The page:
Scottish Violence Reduction Unit

SVRU CALL FOR A MAJOR PUBLIC HEALTH PUSH TO REDUCE VIOLENCE IN SCOTLAND

Scotland must tackle violence in the same way it has taken on Covid-19, a specialist police unit says.

The Scottish Violence Reduction Unit is calling for a major public health push across the country to drive down violence in our homes, streets and communities.

SVRU director Niven Rennie says, “We’ve seen how effective following the science can be in the battle against Covid-19. We must now apply the lessons learned over the last year in our efforts to reduce violence and create a safer and healthier Scotland for all.”

The comments come as the unit launches its five-year strategic plan ‘A Safer Scotland For All’. At the core of the strategy is the public health model which uses an evidence-based approach to target the root causes of violence.

The SVRU were the first ever police members of the World Health Organisation’s Violence Prevention Alliance and are a global leader in public health policing.

“Everyone has had a role in tackling the pandemic, whether that was medics in our intensive care units or all of us doing our bit by wearing a mask and washing our hands. When it comes to reducing violence, we all have a part to play. It will take a massive team effort to protect children from trauma, prevent young people joining gangs or ensure that our homes and neighbourhoods are a place of safety rather than abuse. This isn’t just a job for the police any more than overcoming Covid-19 is just a job for the NHS.”

The big decreases in non-sexual violence initially seen in Scotland since 2005 have levelled off in recent years with the number of homicides in the country remaining relatively stable recently. There have been between 59 and 64 homicide cases recorded each year since 2012/13. Covid-19 will undoubtedly have an impact upon violence in Scotland, which the unit says will require an evidence-based response.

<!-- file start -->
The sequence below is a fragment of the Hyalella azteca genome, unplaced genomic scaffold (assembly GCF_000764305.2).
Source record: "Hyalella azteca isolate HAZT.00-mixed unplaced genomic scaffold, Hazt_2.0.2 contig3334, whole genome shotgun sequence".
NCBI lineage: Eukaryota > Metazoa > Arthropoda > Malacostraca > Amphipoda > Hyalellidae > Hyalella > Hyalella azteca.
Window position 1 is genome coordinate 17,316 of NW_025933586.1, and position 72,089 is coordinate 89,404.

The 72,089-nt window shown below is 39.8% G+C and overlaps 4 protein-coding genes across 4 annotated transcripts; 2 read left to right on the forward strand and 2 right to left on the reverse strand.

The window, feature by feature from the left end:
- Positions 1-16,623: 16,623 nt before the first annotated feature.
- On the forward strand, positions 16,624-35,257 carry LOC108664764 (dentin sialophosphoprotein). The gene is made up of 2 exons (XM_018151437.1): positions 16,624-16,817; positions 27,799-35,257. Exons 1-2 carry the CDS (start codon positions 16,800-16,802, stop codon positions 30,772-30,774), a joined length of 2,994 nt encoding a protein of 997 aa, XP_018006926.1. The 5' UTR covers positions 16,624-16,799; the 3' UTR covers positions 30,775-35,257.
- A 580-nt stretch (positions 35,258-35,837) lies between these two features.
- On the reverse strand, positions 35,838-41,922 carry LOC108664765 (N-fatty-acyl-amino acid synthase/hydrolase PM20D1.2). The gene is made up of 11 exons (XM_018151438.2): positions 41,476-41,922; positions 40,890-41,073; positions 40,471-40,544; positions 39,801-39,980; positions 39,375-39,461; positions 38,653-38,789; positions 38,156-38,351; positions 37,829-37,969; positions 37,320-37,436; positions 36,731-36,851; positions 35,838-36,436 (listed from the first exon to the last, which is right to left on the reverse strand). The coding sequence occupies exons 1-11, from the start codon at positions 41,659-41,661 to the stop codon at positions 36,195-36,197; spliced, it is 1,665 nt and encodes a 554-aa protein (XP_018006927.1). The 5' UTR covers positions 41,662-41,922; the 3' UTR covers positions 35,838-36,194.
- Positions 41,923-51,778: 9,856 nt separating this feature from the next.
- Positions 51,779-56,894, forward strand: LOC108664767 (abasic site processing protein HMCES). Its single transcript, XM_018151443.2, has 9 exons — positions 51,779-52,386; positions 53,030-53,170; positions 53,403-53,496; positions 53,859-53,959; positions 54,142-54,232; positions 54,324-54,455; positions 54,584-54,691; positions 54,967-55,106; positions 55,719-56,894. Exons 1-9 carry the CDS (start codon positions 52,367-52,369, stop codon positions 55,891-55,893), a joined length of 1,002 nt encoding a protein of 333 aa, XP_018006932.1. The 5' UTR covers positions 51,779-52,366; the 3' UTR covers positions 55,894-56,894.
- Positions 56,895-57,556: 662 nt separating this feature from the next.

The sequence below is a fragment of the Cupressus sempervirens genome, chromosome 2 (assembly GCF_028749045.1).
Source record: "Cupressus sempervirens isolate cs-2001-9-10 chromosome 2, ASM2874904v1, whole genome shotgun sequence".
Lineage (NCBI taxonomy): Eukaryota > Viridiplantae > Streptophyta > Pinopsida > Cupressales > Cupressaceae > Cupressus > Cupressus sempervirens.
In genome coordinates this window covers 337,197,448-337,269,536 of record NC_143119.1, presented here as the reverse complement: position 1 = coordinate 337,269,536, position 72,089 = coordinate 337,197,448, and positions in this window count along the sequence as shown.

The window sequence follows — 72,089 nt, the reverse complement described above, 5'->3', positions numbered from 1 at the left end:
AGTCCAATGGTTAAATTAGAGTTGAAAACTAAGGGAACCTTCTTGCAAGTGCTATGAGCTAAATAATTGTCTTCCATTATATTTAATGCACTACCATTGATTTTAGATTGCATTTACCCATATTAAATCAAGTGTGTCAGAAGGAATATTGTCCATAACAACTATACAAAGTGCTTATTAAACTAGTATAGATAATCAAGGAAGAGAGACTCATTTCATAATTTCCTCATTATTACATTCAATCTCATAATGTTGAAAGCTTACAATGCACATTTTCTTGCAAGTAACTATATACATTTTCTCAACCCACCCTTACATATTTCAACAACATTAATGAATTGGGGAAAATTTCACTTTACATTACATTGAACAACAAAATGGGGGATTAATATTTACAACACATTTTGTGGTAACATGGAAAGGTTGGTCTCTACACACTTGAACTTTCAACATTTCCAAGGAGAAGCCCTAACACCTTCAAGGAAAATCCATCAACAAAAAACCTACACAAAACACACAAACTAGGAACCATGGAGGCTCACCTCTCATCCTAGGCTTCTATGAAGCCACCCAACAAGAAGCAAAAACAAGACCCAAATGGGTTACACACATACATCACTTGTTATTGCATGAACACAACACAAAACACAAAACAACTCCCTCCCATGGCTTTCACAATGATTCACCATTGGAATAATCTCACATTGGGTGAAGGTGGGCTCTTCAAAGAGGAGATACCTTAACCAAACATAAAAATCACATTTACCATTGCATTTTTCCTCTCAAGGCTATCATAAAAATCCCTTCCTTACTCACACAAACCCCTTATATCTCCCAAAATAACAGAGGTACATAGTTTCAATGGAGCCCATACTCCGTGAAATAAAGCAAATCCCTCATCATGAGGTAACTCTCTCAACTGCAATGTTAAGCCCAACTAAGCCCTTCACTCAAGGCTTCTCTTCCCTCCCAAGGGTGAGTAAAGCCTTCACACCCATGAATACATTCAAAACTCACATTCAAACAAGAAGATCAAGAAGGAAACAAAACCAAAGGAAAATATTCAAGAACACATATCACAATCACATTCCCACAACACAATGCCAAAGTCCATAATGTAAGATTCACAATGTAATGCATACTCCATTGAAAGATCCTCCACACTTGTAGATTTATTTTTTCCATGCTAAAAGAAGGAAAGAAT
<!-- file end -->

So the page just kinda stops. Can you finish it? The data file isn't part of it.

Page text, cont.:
The data shows us that much of the violent crime in Scotland is concentrated on victims who suffer multiple attacks. These repeat victims are estimated to have experienced around three violent crimes each during 2019/20, but some of the most vulnerable will be subjected to five or more. Those involved are often young, male and from some of Scotland’s most disadvantaged neighbourhoods*.

In a bid to help break the cycle of violence, the SVRU in partnership with social enterprise Braveheart Industries, are today launching pilot programme the You Decide Team. Based in the north of Glasgow the YDT is made up of team members with lived experience and specialist training. The YDT, which is a completely confidential service, will help individuals access the support they need whether that’s help with addiction, housing, employment or more complex needs.

Project lead Callum Hutchison said: “Many people caught up in violence or gang life believe there’s no way out, that prison, a hospital bed or worse is their future. But that’s not true, there is a way out. We know because we see people do it every day. I’m not going to say it’s easy, because it’s not, but with support it can be done. Their future and that of their family and their community can be transformed.” The YDT grew from a group run by Mr Hutchison at the G20 Youth Festival, engaging with vulnerable young people in the north of Glasgow. Run by the Children’s Wood charity G20 have helped provide food and support to the local community throughout the pandemic.

Short videos based on the experiences of those who have successfully escaped a violent lifestyle will be running in Glasgow and Dundee over the coming weeks. They will encourage those affected to access bespoke support pages which offer guidance towards key local and national support services.

Shaun is now a YDT trainee mentor. However a year ago at the age of 25 he couldn’t see a future for himself. People used to warn him the violent life he was living would leave him either dead or in prison. After receiving support with addiction he’s now a year sober, with a home of his own, a job and his family back in his life. Scott said: “In the space of a year my whole life has transformed. I look to the future and it blows my mind because of the opportunities I have. My past doesn’t define me in fact it’s my greatest asset now.”